10th anniversary of the 1994 San Marino Grand Prix
The statue is touching in its simplicity. The bronze figure of Ayrton Senna is sitting, as if on the pit wall, head down in contemplation. Around the marble base of the unpretentious monument there are flowers, brought every day by fans: in Senna’s lap there lies a beautiful bunch of tiny, scarlet lilies. Yesterday afternoon, in bright sunshine, the spot on the infield of the Autodromo Enzo e Dino Ferrari in Imola was quiet: there was nothing to be heard but birdsong, and the mood suited the statue’s attitude of peaceful meditation. But it was not a lonely place. Every minute a new visitor would approach, carrying a camera, or more flowers, or just memories.
If the statue could look up it would see, 30 yards away across the track, the site of the horrible accident without which the sculptor would never have been commissioned. The statue is on the inside of the Tamburello corner, where Senna’s Williams speared fatally into the concrete wall 10 years ago. In the aftermath of Senna’s accident, and the crash the same dark weekend that claimed the life of the young Austrian driver Roland Ratzenberger, many changes were made to the circuit here, and many more changes to the way that the sport of motor racing operated.
Some felt the sport should never return here, and in the decade since Senna’s death the shabbily endearing Italian track has often been touted as the next to be axed from the sport’s calendar. Only last year Bernie Ecclestone, Formula One’s ringmaster and route-planner, was telling journalists not to worry about booking hotel rooms in Imola for 2004.
But here we are. For some mysterious reason – perhaps not unconnected with the grim anniversary – the San Marino Grand Prix kept its place in the programme, and the travelling circus arrives from a previous bizarre appointment in the Bahraini desert to confront the memory of lost performers. Not entirely willingly. Drivers are understandably reluctant to dwell on the subject of their own mortality, and team managers would rather focus on present achievements than past tragedies. Michael Schumacher paid a dignified – if brief – tribute to Senna yesterday, but most people in the paddock would rather talk about something else. There is a powerful ghost stalking this circuit, but only some choose to see him.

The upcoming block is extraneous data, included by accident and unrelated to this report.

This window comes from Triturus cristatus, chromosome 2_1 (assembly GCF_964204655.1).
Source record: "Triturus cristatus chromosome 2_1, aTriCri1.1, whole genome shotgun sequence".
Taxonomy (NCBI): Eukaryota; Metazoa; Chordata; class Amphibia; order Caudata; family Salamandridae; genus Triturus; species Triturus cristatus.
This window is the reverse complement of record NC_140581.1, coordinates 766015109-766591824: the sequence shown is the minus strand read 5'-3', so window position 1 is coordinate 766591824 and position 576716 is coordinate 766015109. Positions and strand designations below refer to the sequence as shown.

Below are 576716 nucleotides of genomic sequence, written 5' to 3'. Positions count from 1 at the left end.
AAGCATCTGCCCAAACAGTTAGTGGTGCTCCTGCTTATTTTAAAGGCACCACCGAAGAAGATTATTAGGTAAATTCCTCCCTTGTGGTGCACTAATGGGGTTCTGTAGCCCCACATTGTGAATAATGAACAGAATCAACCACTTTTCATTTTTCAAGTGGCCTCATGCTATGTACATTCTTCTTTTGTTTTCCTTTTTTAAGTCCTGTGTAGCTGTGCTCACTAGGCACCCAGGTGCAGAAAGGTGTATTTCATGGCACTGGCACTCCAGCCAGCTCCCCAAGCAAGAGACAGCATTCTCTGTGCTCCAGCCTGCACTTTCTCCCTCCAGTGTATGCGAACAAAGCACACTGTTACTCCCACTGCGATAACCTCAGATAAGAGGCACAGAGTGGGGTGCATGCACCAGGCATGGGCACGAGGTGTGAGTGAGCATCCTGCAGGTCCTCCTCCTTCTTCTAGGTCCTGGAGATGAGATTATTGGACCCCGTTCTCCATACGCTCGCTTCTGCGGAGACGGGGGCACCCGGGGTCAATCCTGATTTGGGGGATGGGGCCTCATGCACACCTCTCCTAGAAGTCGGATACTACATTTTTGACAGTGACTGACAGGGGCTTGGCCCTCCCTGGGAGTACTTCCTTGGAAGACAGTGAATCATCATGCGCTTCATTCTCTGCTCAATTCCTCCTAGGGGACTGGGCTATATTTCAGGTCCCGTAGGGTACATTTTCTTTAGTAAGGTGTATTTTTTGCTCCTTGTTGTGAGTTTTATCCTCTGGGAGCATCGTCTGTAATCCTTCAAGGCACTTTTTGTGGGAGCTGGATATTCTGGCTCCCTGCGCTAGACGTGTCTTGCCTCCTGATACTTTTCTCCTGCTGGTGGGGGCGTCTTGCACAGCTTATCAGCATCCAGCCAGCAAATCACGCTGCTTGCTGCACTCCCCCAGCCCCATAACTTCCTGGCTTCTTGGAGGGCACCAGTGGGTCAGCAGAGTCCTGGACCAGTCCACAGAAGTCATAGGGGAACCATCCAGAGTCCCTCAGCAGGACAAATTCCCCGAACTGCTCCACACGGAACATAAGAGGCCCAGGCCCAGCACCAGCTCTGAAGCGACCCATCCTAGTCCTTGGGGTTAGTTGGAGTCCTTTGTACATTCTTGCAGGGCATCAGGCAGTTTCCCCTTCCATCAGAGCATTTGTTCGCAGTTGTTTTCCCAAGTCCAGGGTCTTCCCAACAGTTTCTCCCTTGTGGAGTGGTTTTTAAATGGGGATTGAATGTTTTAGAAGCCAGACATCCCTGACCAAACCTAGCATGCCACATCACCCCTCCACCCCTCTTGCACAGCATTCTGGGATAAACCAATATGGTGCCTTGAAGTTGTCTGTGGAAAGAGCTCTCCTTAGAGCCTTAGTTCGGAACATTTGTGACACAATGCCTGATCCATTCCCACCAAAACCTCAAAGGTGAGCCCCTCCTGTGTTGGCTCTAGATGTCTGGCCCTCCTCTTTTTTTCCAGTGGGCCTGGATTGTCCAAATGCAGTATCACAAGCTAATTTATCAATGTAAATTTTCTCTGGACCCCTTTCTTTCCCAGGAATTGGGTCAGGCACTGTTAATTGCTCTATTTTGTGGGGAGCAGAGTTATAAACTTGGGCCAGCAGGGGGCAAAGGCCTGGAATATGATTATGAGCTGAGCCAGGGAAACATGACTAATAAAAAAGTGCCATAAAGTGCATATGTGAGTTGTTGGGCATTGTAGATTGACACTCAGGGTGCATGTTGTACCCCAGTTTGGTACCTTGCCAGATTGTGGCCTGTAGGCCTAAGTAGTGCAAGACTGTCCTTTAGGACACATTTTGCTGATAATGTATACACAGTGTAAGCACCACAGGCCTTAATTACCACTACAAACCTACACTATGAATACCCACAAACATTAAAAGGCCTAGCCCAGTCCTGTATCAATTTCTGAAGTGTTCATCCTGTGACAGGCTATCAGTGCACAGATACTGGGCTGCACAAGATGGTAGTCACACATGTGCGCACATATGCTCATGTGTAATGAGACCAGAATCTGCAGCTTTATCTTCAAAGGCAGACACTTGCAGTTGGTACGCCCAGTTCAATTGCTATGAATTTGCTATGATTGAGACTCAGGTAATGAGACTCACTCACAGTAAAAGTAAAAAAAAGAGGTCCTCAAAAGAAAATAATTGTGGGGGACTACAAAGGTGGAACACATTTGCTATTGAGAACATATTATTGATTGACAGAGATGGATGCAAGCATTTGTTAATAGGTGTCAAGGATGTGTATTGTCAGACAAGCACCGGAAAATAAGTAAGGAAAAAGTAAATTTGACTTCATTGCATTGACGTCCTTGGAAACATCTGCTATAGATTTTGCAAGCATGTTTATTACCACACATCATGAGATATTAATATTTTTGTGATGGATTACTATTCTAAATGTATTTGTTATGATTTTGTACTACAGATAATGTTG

Ferrari fans, for instance, prefer to focus on the success of Senna’s successor as top Brazilian: they have taken over the Vie en Rose nightclub in Imola for a dinner in honour of Rubens Barrichello. In the town itself there is bunting everywhere, and most of the shops display pictures of the red cars in their windows. But there are no portraits of Senna.
It is not just the cars that move quickly in Formula One. Memories fade rapidly, too, and some in the paddock have forgotten how dangerous this sport can be. Engines are becoming more powerful than ever, cornering speeds are unprecedentedly high, and there is little doubt that the cars are becoming harder to control. Only recently, perhaps spurred by the anniversary, have questions been raised at the highest level about speed and safety.
Schumacher pointed out yesterday that improvements in run-off areas and car design after Senna’s crash were in some ways the Brazilian’s most valuable legacy to the sport. “We had a lot of actions in terms of safety since these accidents,” he said. “If you see the safety levels we have now you can see something positive was done about it.”
Schumacher recalled watching Senna compete in a kart race in 1980, and being astonished at his talent. “It was a privilege to be able to race against him,” he said. “We had some tough fights, we had some tough times, but we had some good times too.”
Senna’s fans remember the best times even when they commemorate the worst. It is not easy to get to the site of the crash: there is no official mark or sign. But if you look closely among the foliage at the top of a steep, overgrown bank on the outside of the Tamburello chicane, you can make out some flowers which do not grow there naturally.
There are half a dozen faded bunches of fake roses and lilies threaded through the safety fence at the top of the bank, and the back of the wall that Senna’s car hit is covered in graffiti, some faded, some fresh. It is easy to make out the main components in the messages, whatever their language: words like passion, speed and love recur.
Some visitors have brought other tokens of their affection. There are faded, shrink-wrapped news clippings, a little religious icon with a gilded frame, a handkerchief covered in Chinese characters. Senna’s face, faded but still compelling, stares from the tattered remnants of a T-shirt. For some, the loss is still raw. Yesterday afternoon a Japanese man in early middle age loitered close to the statue. He would approach, then move away; wait a few minutes, then approach again. He was tentative, and seemed shy: he was waiting for a moment of solitude with his hero.
Finally the other fans moved away, and the Japanese man stood to attention in front of the little bronze figure. Then he brought both his hands together and gave a deep, long bow. When he straightened up, his cheeks were wet with tears.